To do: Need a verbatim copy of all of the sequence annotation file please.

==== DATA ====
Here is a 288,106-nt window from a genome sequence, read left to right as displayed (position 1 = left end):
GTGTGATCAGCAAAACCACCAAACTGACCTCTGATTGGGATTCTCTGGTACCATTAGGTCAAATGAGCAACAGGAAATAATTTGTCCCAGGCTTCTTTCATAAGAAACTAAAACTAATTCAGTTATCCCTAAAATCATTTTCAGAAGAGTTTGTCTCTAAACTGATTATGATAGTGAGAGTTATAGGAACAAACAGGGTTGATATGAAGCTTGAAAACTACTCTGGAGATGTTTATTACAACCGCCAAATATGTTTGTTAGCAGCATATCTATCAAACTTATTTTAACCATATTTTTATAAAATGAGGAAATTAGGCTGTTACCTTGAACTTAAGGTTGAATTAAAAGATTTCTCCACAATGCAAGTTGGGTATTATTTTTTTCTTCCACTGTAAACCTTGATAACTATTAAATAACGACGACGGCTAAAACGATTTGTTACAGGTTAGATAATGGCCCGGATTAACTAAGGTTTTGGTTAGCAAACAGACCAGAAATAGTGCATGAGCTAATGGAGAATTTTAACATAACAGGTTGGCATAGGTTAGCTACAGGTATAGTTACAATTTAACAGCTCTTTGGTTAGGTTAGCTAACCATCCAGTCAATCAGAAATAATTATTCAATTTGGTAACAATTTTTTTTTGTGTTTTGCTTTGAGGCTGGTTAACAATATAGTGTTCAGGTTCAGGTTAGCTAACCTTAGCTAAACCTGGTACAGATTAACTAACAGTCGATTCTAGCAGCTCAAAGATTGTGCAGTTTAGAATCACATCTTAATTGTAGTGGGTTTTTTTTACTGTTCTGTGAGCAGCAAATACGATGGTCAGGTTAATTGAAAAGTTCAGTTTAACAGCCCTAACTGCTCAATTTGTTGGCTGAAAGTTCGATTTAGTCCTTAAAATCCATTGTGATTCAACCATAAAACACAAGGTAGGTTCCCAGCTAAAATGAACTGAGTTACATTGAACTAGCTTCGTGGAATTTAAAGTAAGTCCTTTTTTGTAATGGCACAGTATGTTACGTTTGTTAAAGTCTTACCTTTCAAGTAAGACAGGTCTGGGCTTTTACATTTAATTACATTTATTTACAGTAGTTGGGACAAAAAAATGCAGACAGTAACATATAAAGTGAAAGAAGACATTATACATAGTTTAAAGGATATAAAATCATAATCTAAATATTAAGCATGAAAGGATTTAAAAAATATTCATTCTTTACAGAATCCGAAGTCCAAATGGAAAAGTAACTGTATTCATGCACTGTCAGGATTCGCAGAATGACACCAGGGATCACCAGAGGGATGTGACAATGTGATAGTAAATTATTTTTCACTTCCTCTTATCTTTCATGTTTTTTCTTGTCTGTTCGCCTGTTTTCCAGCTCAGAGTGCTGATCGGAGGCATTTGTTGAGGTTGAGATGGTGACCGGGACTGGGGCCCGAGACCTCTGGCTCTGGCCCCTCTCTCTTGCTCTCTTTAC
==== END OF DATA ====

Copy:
Here is a 288,106-nt window from a genome sequence, read left to right as displayed (position 1 = left end):
GTGTGATCAGCAAAACCACCAAACTGACCTCTGATTGGGATTCTCTGGTACCATTAGGTCAAATGAGCAACAGGAAATAATTTGTCCCAGGCTTCTTTCATAAGAAACTAAAACTAATTCAGTTATCCCTAAAATCATTTTCAGAAGAGTTTGTCTCTAAACTGATTATGATAGTGAGAGTTATAGGAACAAACAGGGTTGATATGAAGCTTGAAAACTACTCTGGAGATGTTTATTACAACCGCCAAATATGTTTGTTAGCAGCATATCTATCAAACTTATTTTAACCATATTTTTATAAAATGAGGAAATTAGGCTGTTACCTTGAACTTAAGGTTGAATTAAAAGATTTCTCCACAATGCAAGTTGGGTATTATTTTTTTCTTCCACTGTAAACCTTGATAACTATTAAATAACGACGACGGCTAAAACGATTTGTTACAGGTTAGATAATGGCCCGGATTAACTAAGGTTTTGGTTAGCAAACAGACCAGAAATAGTGCATGAGCTAATGGAGAATTTTAACATAACAGGTTGGCATAGGTTAGCTACAGGTATAGTTACAATTTAACAGCTCTTTGGTTAGGTTAGCTAACCATCCAGTCAATCAGAAATAATTATTCAATTTGGTAACAATTTTTTTTTGTGTTTTGCTTTGAGGCTGGTTAACAATATAGTGTTCAGGTTCAGGTTAGCTAACCTTAGCTAAACCTGGTACAGATTAACTAACAGTCGATTCTAGCAGCTCAAAGATTGTGCAGTTTAGAATCACATCTTAATTGTAGTGGGTTTTTTTTACTGTTCTGTGAGCAGCAAATACGATGGTCAGGTTAATTGAAAAGTTCAGTTTAACAGCCCTAACTGCTCAATTTGTTGGCTGAAAGTTCGATTTAGTCCTTAAAATCCATTGTGATTCAACCATAAAACACAAGGTAGGTTCCCAGCTAAAATGAACTGAGTTACATTGAACTAGCTTCGTGGAATTTAAAGTAAGTCCTTTTTTGTAATGGCACAGTATGTTACGTTTGTTAAAGTCTTACCTTTCAAGTAAGACAGGTCTGGGCTTTTACATTTAATTACATTTATTTACAGTAGTTGGGACAAAAAAATGCAGACAGTAACATATAAAGTGAAAGAAGACATTATACATAGTTTAAAGGATATAAAATCATAATCTAAATATTAAGCATGAAAGGATTTAAAAAATATTCATTCTTTACAGAATCCGAAGTCCAAATGGAAAAGTAACTGTATTCATGCACTGTCAGGATTCGCAGAATGACACCAGGGATCACCAGAGGGATGTGACAATGTGATAGTAAATTATTTTTCACTTCCTCTTATCTTTCATGTTTTTTCTTGTCTGTTCGCCTGTTTTCCAGCTCAGAGTGCTGATCGGAGGCATTTGTTGAGGTTGAGATGGTGACCGGGACTGGGGCCCGAGACCTCTGGCTCTGGCCCCTCTCTCTTGCTCTCTTTAC